The formula for the equivalent conductivity is just used to cancel the effect of the equivalent radius on the computation of the skin effect load. In a previous blog post [8] I had given the formula for the skin effect load. In that formula, the conductivity \(\sigma\) appears as its reciprocal \(\rho\), the resistivity. The square root of \(\sigma\) is always used as a product with the radius. So we can undo the equivalent radius correction by multiplying \(\sigma\) with the reciprocal of the equivalent radius factor. We get

In pymininec I don't need to correct the equivalent radius for the skin effect computation, I can simply use the original radius there.

In the following three graphics I'm comparing various implementations of insulated wires with the measurements by Lamensdorf [4]. The wire has a diameter (not radius!) of 0.25in, the frequency is 600MHz. I'm using only the measurements with \(\varepsilon_r = 3.2\), the higher relative permittivities are unrealistic in practice and will deviate from the formulas due to the unrealistic experimental setup. I'm plotting the real- (conductance) and imaginary (susceptance) parts of the admittance (reciprocal of the impedance). The three graphics are:

Without any insulation

Diameter of wire with insulation of 0.375in (insulation 0.125in)

Diameter of wire with insulation of 0.5in (insulation 0.25in)

The traces in the plots are:

ASAP with two, four, eight and 16 segments for each half of a dipole, the traces are marked 'AS02', 'AS04', 'AS08' and 'AS16', respectively, I'm not showing all four traces in each plot

4NEC2 which, according to Stearns [6], implements a formula derived by Cebik [9], these traces are marked '4N2'

NEC-2 using Wu's [7] formula for equivalent radius and distributed inductance as well as Stearns' [6] formula for equivalent \(\sigma\) marked as 'NEC'

My pymininec implementation using Wu's [7] formula for equivalent radius and distributed inductance (but not the \(\sigma\) correction because I can use the original radius for the skin effect directly) marked as 'mini'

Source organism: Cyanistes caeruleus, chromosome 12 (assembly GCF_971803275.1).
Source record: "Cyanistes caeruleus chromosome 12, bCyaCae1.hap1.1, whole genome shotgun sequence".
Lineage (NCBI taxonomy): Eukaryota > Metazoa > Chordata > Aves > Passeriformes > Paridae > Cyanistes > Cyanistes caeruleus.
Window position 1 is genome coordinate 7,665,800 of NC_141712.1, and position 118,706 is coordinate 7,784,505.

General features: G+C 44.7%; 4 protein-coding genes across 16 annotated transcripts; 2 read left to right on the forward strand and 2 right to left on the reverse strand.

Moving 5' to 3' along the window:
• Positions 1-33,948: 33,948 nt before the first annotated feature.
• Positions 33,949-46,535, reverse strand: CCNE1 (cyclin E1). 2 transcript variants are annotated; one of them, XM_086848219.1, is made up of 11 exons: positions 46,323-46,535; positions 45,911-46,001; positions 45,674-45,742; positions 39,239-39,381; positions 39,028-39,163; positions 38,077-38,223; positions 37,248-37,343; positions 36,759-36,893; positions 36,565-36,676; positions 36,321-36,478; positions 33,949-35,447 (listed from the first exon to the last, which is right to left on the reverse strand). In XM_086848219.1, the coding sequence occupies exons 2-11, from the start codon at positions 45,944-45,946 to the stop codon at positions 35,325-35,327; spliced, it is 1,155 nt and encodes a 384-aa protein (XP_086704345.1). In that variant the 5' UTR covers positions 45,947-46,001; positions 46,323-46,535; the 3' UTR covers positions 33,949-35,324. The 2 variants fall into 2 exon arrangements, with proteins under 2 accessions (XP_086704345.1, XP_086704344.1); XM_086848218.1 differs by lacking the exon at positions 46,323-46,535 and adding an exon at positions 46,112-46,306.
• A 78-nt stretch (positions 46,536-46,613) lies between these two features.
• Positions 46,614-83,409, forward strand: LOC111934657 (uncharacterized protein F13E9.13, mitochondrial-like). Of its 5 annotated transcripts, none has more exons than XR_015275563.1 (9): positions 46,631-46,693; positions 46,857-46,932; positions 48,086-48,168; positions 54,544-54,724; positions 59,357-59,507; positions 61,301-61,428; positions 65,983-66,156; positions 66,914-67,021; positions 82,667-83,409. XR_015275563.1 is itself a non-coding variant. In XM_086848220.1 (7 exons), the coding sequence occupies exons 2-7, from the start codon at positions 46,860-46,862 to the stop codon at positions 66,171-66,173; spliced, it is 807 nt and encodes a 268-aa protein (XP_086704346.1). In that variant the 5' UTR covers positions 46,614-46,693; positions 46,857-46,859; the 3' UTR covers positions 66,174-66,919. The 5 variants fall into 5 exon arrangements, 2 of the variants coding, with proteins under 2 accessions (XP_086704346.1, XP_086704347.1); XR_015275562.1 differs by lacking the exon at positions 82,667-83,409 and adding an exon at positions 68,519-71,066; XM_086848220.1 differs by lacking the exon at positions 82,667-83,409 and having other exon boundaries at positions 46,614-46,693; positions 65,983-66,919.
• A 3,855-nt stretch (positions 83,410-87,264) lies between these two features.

The measurements from Lamensdorf [4] are the blue and orange bubbles (for the real and imaginary parts of the impedance, respectively)

In the graphics with insulation I'm also showing the results of EZNEC, the traces are greyed out and can be turned on in the legend on the right side

The Formula by Cebik [9] and by Wu [7] are very similar, the traces '4N2' and 'NEC' are almost identical.

I'm greying out the EZNEC traces and some of the ASAP traces because they exhibit numerical problems due to the ill-conditioned impedance matrix resulting from Richmond's formulation. It is interesting to see that EZNEC also exhibits numerical problems for smaller segments. You can see the traces by clicking into the legend on the right side.

The segmentation in all examples is 21 segments for the wire. This means small segments for the lower end of the lengths computed. It triggers a small segment warning in EZNEC for the first three points (up to and including \(\frac{4.2}{32} = 0.06558125\) wavelength) but not for the clearly numerically invalid 6th value in the first graphics with insulation and the points exhibiting numeric instability in the second graphics with insulation.

Note that the measurements by Lamensdorf [4] were performed on monopole-antennas. I'm simulating dipoles. The impedance of monopole is half that of a dipole, so for admittance I'm multiplying by 2. All admittances are in milli-Siemens, called milli-mhos (mho being ohm spelled backwards) with the symbol ℧ at the time of the Lamensdorf [4] paper.